He calls me sister: My dad has dementia

abuThis maybe the first time I’ve written about having a father with dementia. My dad was diagnosed with dementia about 14 years ago. For many, many years it was extremely hard to go see him. I hated to see my father in the condition he was in. I could see his eyes searching for answers as he asked questions and we would provide him answers that he was unfamiliar with or caused more confusion. I hated to see how the spunky, I don’t take no shit, fashionable man was now becoming withdrawn and wearing dickies and a t-shirt as if to be retiring; from life. His spirit seems to be leaving his body.

The hardest part came when we had to put him in a facility about five years ago. He was already depressed but now depression grew as he could not remember any visits from family or friends. Those family and friends visit did become less and less so now he really believed he was all alone. I remember visiting him one day and one of his buddies was sitting with him. He said to my dad, “see you do have family. I told you they come to see you”. I learned that day that he was telling residents that he didn’t have family ☹

This weekend my dad had an episode in which he was not himself. I visited him on yesterday to talk about the incident only to know what I already knew; he would not remember.

Caring for an adult parent can be very hard for a caregiver. Often you feel alone and isolated. You feel overwhelmed with decisions, thoughts, emotions, and trying to balance your own life. Sometimes caregiver guilt seeps in as you find yourself putting off going to see the loved one if they are in a facility or spending less time with your parent because it is hard. For me anxiety was my biggest issue because I was trying to balance making sure everyone was happy and that the right decisions were made or that I would show up to meet everyone’s needs as they related to my dad.

My dad calls me his sister. He sees his daughter but he’s “18” so I can’t be his daughter and be older than him (which is funny every time he says it). So he calls me the next best thing…his sister. Learning this I was sad but I saw the symbolic meaning that he knows that I am so one that cares for him and because I’m not his mom the next person would be a sister.

As his sister I want to share FIVE caregiving tips to help you with self care

  1. Start a daily self care routine. This can be something as simple as meditating for 5 minutes daily; taking a walk alone, getting a hobby, or watching a good movie that has nothing to do with your reality. I like cartoons.
  2. Find a support group for caregivers of parents with… (ie Alzheimer, Dementia, Cancer, Aging, etc.). There is nothing like knowing that you are not alone and can surround yourself around other people who are going through what you are going through. I am a strong believer that people heal through connection.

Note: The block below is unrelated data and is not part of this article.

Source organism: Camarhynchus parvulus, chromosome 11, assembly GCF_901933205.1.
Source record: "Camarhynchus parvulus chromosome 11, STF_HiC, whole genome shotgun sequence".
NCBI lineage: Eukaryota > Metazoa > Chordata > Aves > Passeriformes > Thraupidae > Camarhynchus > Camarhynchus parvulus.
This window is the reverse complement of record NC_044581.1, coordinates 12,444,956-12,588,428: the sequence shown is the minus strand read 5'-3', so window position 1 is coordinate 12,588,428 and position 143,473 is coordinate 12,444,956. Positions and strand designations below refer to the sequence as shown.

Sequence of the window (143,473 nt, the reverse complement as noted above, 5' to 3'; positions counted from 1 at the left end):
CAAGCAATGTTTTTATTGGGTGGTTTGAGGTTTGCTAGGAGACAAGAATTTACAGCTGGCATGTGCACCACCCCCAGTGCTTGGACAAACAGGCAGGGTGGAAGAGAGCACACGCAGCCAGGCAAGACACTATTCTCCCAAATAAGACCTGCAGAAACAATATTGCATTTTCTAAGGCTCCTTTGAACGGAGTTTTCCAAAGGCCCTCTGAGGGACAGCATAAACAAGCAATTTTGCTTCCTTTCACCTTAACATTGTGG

3. Ask for help!!!! I was (still am) not a person to ask for help. I would rather get a pulsating headache then ask for help. Over the years this affects your own health when you allow your own issues get in the way. It’s okay to ask for help. Asking for help does not say anything except you care enough to get the best for yourself and meet your caregiving needs.
  4. Accept help. If someone asks to help, accept it. I used to say no thank you. I got it. I got it would lead to more than I can handle and then feeling anxious and later depressed. Again, accepting help does not speak about your character except that you are not stubborn and that you are trying your best to meet your own needs and the needs of your parent.
  5. Take a break. When you feel that things are getting out of control for you emotionally, mentally, physically, and spiritually take a break. There are respite programs out there that will sit with your love one while you take a break. If they are in a residential facility talk to staff. Trust me. They do understand.

Caregiver stress, anxiety and depression is real. It can be managed if you start caring for yourself. Remember how can you take care of others if you are neglecting caring for yourself.

If you or someone you know needs support with managing the caregiver stress, anxiety, and depression please seek care. Here’s a list of resources. I am also a licensed therapist and I do work with families and individuals with Anxiety and Depression and caregiver stress. I will be honored to help. Contact me.

Resources for caregivers

www.alz.org/care

www.helpforalzheimersfamilies.com/

www.alzheimers.net

Tahiyya xoxo

2 thoughts on “He calls me sister: My dad has dementia

  1. Your Umi says:

    Hello Tahiyya…I understand everything you just said and I admire your strength to ride through the storm…alone…and trying to be there for others. It is a sad situation for people with dementia. They become so dependent on others to be their mental stabilizer…yet also becoming independent bc they refused to be threaten or handicap by what they don’t remember…whether their memories are truths or not…at least..this is what I see in your dad. But this is a load that you can not carry alone and should not carry alone when there are other siblings. But in the meantime…remember to take out some down time for yourself…in which I see you are doing…take you a vacation..away from home and surrounding responsibilities and just release and relax..delegate some responsiblities to others so you can do so. You have always been “a wise lady” with great potentials, but you must listen to your body signals and take a break.

    Like

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